"We are doing everything we can to support the provincial and federal government in the vaccine rollout. We are working to vaccinate those at highest risk in our city as quickly as possible. Thank you to the provincial government for working with us to begin vaccinating our homeless population. I am proud of the work being done by City staff, Toronto Public Health, and our hospital and community healthcare partners to get as many people as we can vaccinated with the current supply of vaccines. This work will ramp up in the coming weeks as we receive more vaccine from the Government of Canada and it won't stop until every Toronto resident who wants a vaccine has been vaccinated. I continue to urge everyone to get vaccinated when they are eligible – it is safe, it will help protect you and everyone in your life, and it will help us defeat COVID-19."
- Mayor John Tory
"Our success in battling this pandemic will be measured in how well we have protected those who are most vulnerable. As vaccine supply increases, we've also seen a rise in highly-transmissible new variants of concern. People experiencing homelessness are at elevated risk of serious health impacts due to COVID-19, and are vulnerable to transmission in congregate settings. By updating their vaccination prioritization plan, the Province has made it possible for the City and our hospital and health care partners to help keep those most at risk in our communities safe."
- Councillor Joe Cressy (Ward 10 Spadina-Fort York), Chair of the Toronto Board of Health
"Vaccination is resuming in earnest in Toronto. Already we are seeing promising responses to the vaccines in those who’ve been vaccinated in other parts of the world. Declining rates of illness in our own residents of long term care in Toronto are showing how much protection the vaccines provide. A vaccinated Toronto is the foundation of the return to so many of the things we miss about life before COVID-19. As Medical Officer of Health I ask you to get your vaccination when your turn comes and, in the meantime, to keep practising the steps for self protection that are the best protection for the unvaccinated, which for the time being is most of us. Stay home as much as possible, stay with the people you live with and apart from those you don’t. Wear a well fitting mask. Keep as much physical distance as you can from people when you’re outside home."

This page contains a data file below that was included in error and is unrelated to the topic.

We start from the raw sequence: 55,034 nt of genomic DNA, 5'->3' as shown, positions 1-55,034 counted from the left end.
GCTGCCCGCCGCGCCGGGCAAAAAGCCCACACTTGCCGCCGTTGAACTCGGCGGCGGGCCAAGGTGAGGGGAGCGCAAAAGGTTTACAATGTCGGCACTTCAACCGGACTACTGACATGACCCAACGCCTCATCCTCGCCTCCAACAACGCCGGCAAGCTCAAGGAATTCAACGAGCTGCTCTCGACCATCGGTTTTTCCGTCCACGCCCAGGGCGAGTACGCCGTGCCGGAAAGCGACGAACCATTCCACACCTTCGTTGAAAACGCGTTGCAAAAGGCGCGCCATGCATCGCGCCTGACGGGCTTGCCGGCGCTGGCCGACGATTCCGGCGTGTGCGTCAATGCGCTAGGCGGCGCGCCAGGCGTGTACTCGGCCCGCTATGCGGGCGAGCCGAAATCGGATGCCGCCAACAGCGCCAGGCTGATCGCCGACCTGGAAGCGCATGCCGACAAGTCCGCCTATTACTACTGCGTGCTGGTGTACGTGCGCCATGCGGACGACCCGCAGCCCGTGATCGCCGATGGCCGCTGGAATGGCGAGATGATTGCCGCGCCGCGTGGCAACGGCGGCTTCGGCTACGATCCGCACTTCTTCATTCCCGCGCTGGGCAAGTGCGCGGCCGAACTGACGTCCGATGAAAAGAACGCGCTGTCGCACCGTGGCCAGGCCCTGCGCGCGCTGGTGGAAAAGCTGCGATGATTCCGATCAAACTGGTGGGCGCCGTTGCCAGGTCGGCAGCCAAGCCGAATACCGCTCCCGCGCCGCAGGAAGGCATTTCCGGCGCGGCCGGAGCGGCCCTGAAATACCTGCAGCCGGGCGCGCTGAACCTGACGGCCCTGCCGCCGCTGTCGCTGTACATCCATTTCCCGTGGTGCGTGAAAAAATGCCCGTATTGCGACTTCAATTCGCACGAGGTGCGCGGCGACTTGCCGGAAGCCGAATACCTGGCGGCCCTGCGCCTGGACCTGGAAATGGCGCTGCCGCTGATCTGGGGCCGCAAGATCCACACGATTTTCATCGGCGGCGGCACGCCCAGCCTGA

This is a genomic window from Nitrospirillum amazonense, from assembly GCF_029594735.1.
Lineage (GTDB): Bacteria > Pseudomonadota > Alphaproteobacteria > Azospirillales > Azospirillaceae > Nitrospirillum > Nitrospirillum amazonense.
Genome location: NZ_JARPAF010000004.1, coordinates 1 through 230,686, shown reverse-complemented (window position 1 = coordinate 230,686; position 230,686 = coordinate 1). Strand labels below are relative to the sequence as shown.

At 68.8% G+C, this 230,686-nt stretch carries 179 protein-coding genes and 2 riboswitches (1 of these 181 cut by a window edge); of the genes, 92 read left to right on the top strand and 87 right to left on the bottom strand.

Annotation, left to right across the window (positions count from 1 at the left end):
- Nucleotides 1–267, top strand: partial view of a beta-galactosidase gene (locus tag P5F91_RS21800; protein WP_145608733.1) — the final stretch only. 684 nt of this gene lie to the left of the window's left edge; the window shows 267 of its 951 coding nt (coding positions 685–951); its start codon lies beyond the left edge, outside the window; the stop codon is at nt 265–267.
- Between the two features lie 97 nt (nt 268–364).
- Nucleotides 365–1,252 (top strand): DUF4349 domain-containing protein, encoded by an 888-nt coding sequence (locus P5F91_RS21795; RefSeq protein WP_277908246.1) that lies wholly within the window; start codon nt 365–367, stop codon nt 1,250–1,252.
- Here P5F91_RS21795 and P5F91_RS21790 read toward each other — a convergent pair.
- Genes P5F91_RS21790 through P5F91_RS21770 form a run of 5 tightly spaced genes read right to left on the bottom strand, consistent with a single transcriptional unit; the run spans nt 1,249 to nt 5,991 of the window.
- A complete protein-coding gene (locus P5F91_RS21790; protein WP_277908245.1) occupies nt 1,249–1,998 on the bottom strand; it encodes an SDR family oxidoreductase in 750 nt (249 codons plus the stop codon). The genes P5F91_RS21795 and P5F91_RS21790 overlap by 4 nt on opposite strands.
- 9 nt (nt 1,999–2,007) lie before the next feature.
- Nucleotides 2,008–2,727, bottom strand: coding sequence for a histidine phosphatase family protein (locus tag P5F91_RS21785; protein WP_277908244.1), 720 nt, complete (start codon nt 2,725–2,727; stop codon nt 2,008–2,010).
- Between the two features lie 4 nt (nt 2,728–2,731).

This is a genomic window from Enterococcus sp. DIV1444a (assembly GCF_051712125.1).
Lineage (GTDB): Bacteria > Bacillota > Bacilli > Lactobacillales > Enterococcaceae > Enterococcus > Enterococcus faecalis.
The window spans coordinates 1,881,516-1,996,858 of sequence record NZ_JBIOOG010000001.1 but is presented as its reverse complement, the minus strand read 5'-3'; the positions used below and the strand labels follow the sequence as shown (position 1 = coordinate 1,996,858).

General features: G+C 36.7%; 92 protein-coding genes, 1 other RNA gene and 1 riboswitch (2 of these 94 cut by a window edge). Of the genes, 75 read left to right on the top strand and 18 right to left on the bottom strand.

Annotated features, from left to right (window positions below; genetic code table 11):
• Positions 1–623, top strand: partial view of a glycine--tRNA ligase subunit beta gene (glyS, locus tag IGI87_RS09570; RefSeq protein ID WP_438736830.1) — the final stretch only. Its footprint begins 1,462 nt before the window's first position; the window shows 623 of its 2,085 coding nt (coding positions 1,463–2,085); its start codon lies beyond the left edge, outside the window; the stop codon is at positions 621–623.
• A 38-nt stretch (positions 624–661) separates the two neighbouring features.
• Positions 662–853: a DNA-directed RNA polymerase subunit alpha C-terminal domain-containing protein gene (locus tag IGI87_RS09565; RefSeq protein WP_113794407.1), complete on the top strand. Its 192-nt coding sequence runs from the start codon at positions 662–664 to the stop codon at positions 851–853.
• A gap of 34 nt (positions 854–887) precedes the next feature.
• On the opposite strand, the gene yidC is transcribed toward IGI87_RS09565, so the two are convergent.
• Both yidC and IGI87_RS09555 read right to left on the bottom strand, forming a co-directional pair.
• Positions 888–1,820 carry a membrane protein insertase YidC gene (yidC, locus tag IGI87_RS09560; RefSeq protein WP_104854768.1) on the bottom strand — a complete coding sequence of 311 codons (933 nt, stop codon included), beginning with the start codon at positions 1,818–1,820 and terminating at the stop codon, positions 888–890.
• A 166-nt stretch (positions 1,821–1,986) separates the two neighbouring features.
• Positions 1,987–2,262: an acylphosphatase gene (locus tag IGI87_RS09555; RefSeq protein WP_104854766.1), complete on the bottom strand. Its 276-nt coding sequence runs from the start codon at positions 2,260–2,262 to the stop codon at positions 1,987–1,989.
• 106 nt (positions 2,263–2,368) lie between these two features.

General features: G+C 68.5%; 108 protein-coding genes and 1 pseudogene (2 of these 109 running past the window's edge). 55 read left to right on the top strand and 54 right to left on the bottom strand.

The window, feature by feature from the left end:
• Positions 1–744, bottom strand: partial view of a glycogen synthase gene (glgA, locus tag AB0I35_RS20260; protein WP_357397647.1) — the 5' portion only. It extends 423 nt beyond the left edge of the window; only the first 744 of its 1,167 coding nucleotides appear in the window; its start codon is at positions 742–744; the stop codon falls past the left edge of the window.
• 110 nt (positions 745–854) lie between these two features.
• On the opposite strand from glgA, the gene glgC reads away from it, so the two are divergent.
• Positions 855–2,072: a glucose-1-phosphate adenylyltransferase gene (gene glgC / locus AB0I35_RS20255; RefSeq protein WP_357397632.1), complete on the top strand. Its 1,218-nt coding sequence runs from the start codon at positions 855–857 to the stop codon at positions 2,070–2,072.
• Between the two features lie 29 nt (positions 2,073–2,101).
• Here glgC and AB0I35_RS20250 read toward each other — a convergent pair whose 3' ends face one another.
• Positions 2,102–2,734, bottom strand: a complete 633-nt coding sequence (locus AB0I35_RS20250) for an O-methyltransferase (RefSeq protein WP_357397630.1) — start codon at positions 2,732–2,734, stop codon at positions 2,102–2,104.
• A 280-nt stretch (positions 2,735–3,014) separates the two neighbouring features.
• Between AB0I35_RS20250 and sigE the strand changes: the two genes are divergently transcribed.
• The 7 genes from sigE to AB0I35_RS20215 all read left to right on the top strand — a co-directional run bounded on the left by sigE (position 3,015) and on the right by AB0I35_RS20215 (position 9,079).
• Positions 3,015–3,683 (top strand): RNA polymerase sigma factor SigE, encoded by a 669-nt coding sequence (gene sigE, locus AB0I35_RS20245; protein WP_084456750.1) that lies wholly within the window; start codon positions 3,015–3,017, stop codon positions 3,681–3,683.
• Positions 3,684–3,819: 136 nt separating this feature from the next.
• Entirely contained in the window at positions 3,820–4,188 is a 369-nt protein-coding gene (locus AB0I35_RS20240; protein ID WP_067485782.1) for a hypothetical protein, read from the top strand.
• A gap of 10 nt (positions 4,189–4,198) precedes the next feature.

- Dr. Eileen de Villa, Toronto’s Medical Officer of Health
“The City's Immunization Task Force continues to work hard in preparation for the arrival of larger doses of COVID-19 vaccine in Toronto. The City-operated immunization clinics will be augmented by a large number of partner-operated clinics, operating across the City. This network of immunization clinics will combine to ensure that everyone will be able to get vaccinated as very soon as vaccine availability permits.”
- Toronto Fire Chief and General Manager of the Office of Emergency Management, Matthew Pegg